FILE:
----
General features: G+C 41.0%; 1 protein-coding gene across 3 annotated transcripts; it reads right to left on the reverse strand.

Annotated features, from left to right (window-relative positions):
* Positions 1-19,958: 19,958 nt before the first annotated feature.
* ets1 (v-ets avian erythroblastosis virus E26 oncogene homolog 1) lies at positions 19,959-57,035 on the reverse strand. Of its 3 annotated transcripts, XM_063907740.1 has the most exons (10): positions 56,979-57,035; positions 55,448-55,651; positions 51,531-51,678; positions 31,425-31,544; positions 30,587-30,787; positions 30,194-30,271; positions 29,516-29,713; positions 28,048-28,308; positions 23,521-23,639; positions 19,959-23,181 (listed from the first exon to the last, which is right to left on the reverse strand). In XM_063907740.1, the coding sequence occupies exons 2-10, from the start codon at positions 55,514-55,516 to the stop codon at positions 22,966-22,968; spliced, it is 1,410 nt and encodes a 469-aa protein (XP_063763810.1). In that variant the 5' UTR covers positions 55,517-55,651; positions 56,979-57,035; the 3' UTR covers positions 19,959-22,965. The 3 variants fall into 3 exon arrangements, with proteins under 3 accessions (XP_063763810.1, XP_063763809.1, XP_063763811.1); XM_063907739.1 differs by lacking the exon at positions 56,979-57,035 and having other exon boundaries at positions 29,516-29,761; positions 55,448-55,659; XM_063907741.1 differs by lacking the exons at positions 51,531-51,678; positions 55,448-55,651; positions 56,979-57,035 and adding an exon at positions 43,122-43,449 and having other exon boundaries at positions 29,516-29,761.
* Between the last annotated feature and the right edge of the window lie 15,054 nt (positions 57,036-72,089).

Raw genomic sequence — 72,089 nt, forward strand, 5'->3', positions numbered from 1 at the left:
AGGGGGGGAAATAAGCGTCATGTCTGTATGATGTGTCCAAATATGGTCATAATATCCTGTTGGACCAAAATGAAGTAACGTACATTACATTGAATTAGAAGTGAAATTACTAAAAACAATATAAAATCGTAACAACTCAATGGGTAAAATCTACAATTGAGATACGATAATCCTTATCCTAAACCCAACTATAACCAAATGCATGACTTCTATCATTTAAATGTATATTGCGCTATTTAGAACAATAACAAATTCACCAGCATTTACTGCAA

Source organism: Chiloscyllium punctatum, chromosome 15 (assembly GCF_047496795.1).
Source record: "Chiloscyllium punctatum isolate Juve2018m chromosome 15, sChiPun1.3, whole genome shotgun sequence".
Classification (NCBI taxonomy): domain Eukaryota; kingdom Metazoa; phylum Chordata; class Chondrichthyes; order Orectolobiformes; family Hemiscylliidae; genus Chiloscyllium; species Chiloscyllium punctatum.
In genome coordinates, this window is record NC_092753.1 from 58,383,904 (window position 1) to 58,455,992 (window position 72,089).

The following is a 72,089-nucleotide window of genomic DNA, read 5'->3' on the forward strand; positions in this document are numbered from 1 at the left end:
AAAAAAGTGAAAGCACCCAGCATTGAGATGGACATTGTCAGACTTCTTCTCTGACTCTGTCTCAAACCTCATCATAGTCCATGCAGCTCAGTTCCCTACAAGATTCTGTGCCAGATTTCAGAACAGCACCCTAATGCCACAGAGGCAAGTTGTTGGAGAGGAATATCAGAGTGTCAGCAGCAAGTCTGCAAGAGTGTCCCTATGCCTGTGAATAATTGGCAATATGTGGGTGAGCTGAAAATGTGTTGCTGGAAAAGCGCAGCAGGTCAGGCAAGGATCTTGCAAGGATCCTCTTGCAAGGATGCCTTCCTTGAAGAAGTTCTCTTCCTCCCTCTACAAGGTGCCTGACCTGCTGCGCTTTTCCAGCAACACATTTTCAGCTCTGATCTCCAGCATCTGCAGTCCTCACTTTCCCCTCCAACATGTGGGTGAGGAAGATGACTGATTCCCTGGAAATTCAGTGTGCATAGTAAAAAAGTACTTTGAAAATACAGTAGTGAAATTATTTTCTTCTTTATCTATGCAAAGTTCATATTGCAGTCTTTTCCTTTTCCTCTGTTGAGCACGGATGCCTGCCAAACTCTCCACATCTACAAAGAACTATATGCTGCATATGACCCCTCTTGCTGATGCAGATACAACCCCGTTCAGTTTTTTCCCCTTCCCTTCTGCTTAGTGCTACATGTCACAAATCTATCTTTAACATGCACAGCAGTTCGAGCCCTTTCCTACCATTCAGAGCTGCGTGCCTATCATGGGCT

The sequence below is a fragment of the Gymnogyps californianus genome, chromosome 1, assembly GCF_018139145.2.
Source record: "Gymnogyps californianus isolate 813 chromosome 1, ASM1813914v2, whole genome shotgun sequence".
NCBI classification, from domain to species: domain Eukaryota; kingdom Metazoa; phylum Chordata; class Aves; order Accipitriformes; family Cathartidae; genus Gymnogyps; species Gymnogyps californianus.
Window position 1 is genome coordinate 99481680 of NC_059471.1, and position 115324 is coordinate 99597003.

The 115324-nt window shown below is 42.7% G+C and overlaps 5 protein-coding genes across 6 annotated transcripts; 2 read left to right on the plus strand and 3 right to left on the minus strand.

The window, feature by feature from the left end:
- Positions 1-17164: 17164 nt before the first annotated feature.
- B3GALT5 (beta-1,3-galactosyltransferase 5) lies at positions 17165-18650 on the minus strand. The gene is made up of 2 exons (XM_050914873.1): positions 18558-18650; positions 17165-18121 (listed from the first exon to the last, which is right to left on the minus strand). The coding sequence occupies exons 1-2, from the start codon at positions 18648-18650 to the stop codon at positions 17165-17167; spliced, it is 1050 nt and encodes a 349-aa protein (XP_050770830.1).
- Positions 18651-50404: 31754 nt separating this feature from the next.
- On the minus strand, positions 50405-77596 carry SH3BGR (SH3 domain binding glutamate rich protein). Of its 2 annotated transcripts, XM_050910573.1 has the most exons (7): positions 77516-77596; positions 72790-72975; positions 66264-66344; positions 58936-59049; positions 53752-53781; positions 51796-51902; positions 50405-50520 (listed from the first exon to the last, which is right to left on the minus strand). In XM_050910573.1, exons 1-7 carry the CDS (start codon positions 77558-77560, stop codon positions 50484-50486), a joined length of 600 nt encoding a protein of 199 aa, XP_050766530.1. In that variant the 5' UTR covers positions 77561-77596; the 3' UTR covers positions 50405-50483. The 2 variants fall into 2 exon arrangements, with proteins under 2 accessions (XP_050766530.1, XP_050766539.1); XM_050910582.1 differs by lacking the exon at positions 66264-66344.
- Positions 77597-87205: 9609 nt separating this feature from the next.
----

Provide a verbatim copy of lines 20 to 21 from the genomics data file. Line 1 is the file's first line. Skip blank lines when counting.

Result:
- Positions 1-17164: 17164 nt before the first annotated feature.
- B3GALT5 (beta-1,3-galactosyltransferase 5) lies at positions 17165-18650 on the minus strand. The gene is made up of 2 exons (XM_050914873.1): positions 18558-18650; positions 17165-18121 (listed from the first exon to the last, which is right to left on the minus strand). The coding sequence occupies exons 1-2, from the start codon at positions 18648-18650 to the stop codon at positions 17165-17167; spliced, it is 1050 nt and encodes a 349-aa protein (XP_050770830.1).